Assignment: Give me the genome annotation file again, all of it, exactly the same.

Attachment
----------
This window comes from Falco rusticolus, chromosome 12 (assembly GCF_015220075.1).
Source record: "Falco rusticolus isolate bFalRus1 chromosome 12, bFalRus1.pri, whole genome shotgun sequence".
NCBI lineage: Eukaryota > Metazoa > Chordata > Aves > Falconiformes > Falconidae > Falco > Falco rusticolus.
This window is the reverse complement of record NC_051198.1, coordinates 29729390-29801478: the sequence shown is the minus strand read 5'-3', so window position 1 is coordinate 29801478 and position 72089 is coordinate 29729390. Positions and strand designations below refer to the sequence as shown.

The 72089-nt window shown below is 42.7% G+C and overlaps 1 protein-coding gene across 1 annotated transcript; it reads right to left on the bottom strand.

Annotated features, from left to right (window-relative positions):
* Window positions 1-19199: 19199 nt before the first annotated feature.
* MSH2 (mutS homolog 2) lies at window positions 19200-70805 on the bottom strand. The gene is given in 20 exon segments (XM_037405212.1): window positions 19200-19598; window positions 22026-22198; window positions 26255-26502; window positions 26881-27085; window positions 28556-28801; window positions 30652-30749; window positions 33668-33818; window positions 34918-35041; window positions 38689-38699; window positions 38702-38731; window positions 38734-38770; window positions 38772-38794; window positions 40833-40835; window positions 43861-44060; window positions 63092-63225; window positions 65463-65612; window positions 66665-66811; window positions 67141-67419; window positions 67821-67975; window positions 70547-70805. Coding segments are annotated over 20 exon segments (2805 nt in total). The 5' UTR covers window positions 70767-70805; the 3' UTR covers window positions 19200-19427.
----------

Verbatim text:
This window comes from Falco rusticolus, chromosome 12 (assembly GCF_015220075.1).
Source record: "Falco rusticolus isolate bFalRus1 chromosome 12, bFalRus1.pri, whole genome shotgun sequence".
NCBI lineage: Eukaryota > Metazoa > Chordata > Aves > Falconiformes > Falconidae > Falco > Falco rusticolus.
This window is the reverse complement of record NC_051198.1, coordinates 29729390-29801478: the sequence shown is the minus strand read 5'-3', so window position 1 is coordinate 29801478 and position 72089 is coordinate 29729390. Positions and strand designations below refer to the sequence as shown.

The 72089-nt window shown below is 42.7% G+C and overlaps 1 protein-coding gene across 1 annotated transcript; it reads right to left on the bottom strand.

Annotated features, from left to right (window-relative positions):
* Window positions 1-19199: 19199 nt before the first annotated feature.
* MSH2 (mutS homolog 2) lies at window positions 19200-70805 on the bottom strand. The gene is given in 20 exon segments (XM_037405212.1): window positions 19200-19598; window positions 22026-22198; window positions 26255-26502; window positions 26881-27085; window positions 28556-28801; window positions 30652-30749; window positions 33668-33818; window positions 34918-35041; window positions 38689-38699; window positions 38702-38731; window positions 38734-38770; window positions 38772-38794; window positions 40833-40835; window positions 43861-44060; window positions 63092-63225; window positions 65463-65612; window positions 66665-66811; window positions 67141-67419; window positions 67821-67975; window positions 70547-70805. Coding segments are annotated over 20 exon segments (2805 nt in total). The 5' UTR covers window positions 70767-70805; the 3' UTR covers window positions 19200-19427.